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Why Cambridge market trader says he will have to throw away £5,000 of plants

A trader has invited council officials and a councillor to a ‘bereavement ceremony’ in Cambridge’s market square to watch him shove all of his flowers and plants into a trash compactor.

Phil Graves, of Peter Graves Flower in Girton. Picture: Keith Heppell
Phil Graves, of Peter Graves Flower in Girton. Picture: Keith Heppell

Phil Graves will throw away £5,000 of stock after a last-minute notice from the council that his stall must be closed. He was allowed to sell plants on his stall during lockdown because he was considered an ‘essential trader’. But now he has been sent notice that his stall is no longer considered essential under government Covid-19 regulations – and his pitch is being handed over to someone else.

It comes after the city council announced that street food and hot drinks stalls would be allowed to reopen from Wednesday March 17.

Phil, from Girton, said: “I was absolutely stunned when I received an email last Friday showing that my stall was now going to be used by a hot food trader. We were given absolutely no notice about this as we have been operating on the market during lockdown as essential traders.

“Now we are suddenly considered non-essential. But I have already ordered stock that will take me up to Easter. I can’t sell the flowers anywhere else or sell them to wholesalers because I don’t have the necessary licenses. So this means that all the plants and flowers – about £5,000 of stock – will have to go in the bin. It’s heartbreaking.

Cambridge market has barriers and guidelines to promote social distancing. Picture: Keith Heppell
Cambridge market has barriers and guidelines to promote social distancing. Picture: Keith Heppell

“So I have invited councillors and officers to come to my ‘bereavement ceremony’ in the market square where they can watch me put all of my flowers and plants into the rubbish compactor there because they can’t be sold now. It’s a bit tongue in cheek, but I want them to know what happens when they don’t communicate with traders or give them any notice so they don’t buy stock they can’t use.”

The market was closed down with little no notice on new year’s day following council fears that it was attracting crowds that could increase the spread of Covid-19. Following a petition, traders selling fresh fruit, vegetables and other food produce were allowed to reopen from January 18, with new barriers and signage in place to encourage distancing.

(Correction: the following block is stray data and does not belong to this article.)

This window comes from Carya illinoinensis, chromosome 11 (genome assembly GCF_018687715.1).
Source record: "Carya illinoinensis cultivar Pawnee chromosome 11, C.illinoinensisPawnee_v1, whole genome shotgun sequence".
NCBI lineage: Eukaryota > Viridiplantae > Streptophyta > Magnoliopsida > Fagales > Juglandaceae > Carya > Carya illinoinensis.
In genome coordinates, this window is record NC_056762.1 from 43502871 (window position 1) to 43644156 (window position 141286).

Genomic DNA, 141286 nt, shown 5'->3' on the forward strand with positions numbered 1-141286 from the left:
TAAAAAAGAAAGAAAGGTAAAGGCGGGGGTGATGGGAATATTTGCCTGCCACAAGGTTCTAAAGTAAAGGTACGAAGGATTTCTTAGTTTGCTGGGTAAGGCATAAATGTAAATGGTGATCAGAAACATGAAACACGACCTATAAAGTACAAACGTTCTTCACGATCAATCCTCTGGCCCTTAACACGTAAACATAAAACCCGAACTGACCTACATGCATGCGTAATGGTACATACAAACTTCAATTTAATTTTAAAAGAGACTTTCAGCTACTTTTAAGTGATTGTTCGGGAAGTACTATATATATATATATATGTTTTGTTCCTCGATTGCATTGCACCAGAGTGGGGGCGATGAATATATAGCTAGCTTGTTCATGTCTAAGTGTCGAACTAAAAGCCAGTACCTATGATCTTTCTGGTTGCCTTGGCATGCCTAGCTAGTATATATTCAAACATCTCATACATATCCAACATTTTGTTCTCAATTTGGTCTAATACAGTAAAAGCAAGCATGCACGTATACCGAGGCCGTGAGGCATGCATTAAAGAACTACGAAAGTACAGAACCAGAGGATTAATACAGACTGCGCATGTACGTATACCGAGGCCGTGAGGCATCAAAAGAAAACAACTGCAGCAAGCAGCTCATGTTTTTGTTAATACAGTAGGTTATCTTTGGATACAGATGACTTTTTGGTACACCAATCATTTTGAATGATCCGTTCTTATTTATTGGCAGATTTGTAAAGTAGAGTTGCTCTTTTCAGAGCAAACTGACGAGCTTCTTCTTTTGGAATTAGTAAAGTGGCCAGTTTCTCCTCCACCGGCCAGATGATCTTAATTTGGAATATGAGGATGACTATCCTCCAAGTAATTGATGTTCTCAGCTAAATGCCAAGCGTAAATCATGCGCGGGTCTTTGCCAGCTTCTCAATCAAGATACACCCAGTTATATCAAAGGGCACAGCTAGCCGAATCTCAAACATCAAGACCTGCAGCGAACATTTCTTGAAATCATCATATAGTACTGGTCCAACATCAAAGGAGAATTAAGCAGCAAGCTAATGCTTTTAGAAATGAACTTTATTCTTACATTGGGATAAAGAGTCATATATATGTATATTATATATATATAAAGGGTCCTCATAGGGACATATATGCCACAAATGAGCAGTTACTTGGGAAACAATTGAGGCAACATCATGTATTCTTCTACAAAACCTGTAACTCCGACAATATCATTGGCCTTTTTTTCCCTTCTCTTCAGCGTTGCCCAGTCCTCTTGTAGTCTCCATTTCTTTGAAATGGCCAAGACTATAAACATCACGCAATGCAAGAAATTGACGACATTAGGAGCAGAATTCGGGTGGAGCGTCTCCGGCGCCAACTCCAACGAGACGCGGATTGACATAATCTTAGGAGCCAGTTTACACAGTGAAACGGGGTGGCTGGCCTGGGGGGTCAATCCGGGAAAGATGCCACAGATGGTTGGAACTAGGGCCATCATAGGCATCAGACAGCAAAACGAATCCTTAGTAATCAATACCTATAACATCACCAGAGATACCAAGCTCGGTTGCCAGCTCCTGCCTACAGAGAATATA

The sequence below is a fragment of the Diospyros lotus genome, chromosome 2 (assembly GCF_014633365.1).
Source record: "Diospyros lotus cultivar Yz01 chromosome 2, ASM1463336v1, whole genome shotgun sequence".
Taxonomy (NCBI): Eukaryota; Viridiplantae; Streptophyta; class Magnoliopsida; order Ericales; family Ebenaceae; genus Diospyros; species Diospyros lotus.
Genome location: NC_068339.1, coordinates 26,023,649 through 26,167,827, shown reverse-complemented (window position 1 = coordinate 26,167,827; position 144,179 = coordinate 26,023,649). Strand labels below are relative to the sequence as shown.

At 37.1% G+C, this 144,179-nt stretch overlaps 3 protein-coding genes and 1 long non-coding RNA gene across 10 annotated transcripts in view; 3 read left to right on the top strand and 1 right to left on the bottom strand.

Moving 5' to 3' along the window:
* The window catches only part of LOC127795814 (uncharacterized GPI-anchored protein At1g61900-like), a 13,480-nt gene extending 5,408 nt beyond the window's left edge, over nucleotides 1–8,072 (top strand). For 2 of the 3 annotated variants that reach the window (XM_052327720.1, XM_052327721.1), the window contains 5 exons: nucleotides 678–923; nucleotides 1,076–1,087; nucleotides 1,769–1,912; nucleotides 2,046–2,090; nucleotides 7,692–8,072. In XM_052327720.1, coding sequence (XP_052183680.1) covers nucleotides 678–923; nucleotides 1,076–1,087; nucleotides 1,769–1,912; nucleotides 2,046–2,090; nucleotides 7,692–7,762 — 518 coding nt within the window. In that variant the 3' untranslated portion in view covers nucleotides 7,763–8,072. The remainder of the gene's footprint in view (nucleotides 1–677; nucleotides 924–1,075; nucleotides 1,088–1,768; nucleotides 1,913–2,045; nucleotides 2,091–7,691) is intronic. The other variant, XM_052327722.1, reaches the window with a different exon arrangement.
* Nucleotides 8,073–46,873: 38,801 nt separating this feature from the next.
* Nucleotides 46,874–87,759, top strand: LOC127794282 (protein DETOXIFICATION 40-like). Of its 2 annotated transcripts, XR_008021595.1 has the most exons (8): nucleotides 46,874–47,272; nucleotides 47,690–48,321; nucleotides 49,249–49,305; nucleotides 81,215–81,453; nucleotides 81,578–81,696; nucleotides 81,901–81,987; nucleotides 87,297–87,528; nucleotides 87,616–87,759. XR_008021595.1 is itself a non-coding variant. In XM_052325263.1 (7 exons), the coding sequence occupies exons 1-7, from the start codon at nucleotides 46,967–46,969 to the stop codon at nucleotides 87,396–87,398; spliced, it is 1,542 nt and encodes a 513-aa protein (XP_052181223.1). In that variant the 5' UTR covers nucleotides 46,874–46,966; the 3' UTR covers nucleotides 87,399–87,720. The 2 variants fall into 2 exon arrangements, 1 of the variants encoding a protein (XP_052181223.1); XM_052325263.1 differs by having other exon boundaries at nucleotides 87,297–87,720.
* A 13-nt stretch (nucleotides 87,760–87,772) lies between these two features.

Today’s reopening of hot food and drink stalls had been called for by traders. But Bill Proud, Cambridge Market Traders Association spokesperson, said: “Plants and soap are considered essential items by the government but four or five traders who sell those items are still not being asked back.

“It’s good news that some people are going back because it means they will have some income again. While other markets have been allowed to run with all essential traders operating, hot food traders have been kept away from Cambridge’s market until now.”

Cambridge City Council said it had worked closely with the Cambridgeshire County Council’s public health team, market trader representatives and health and safety specialists, to assess risks and put in place management measures to deal with them.

“The council’s priority is for the market to reopen safely for shoppers and traders,” it said. “Reopening must reflect national and local coronavirus restrictions and associated management risks. These include potential overcrowding and lack of social distancing leading to increases in infection rates and local outbreaks.”

Cambridge market has barriers and guidelines to promote social distancing. Picture: Keith Heppell
Cambridge market has barriers and guidelines to promote social distancing. Picture: Keith Heppell

Cllr Rosy Moore, executive councillor for climate change, environment and city centre, will not take up Phil’s invitation.

“I won’t be going to the bereavement ceremony as I don’t believe that counts as essential,” she said. “We are aiming for all traders to return on April 12 but we will be going through risk assessments and getting sign-off from public health first. The markets team thought that plants and flowers were counted as essential but once the government guidance came out in full it was realised they weren’t.”

A city council spokesperson added: “In accordance with the government guidance, available at the time, and the public health approved initial market reopening plan, the council has allowed licensed traders to sell indoor plants and outdoor potted plants on the market since January 18.

“As well as allowing traders to return to sell these products direct to customers, the council has also permitted these traders to operate a ‘click and collect’ sales operation for cut flowers from behind a physical screen on their stall.

“However, now, based on updated government guidance and the latest approved market reopening plan, the council is, unfortunately, no longer able to allow licensed traders to continue the sale of indoor plants and outdoor potted plants on the market; or any associated cut flower ‘click and collect’ service.”

The council added it was “sorry” it could enable licensed plant and florist traders to continue to trade, but would be open to challenge if it deviated from government guidance.

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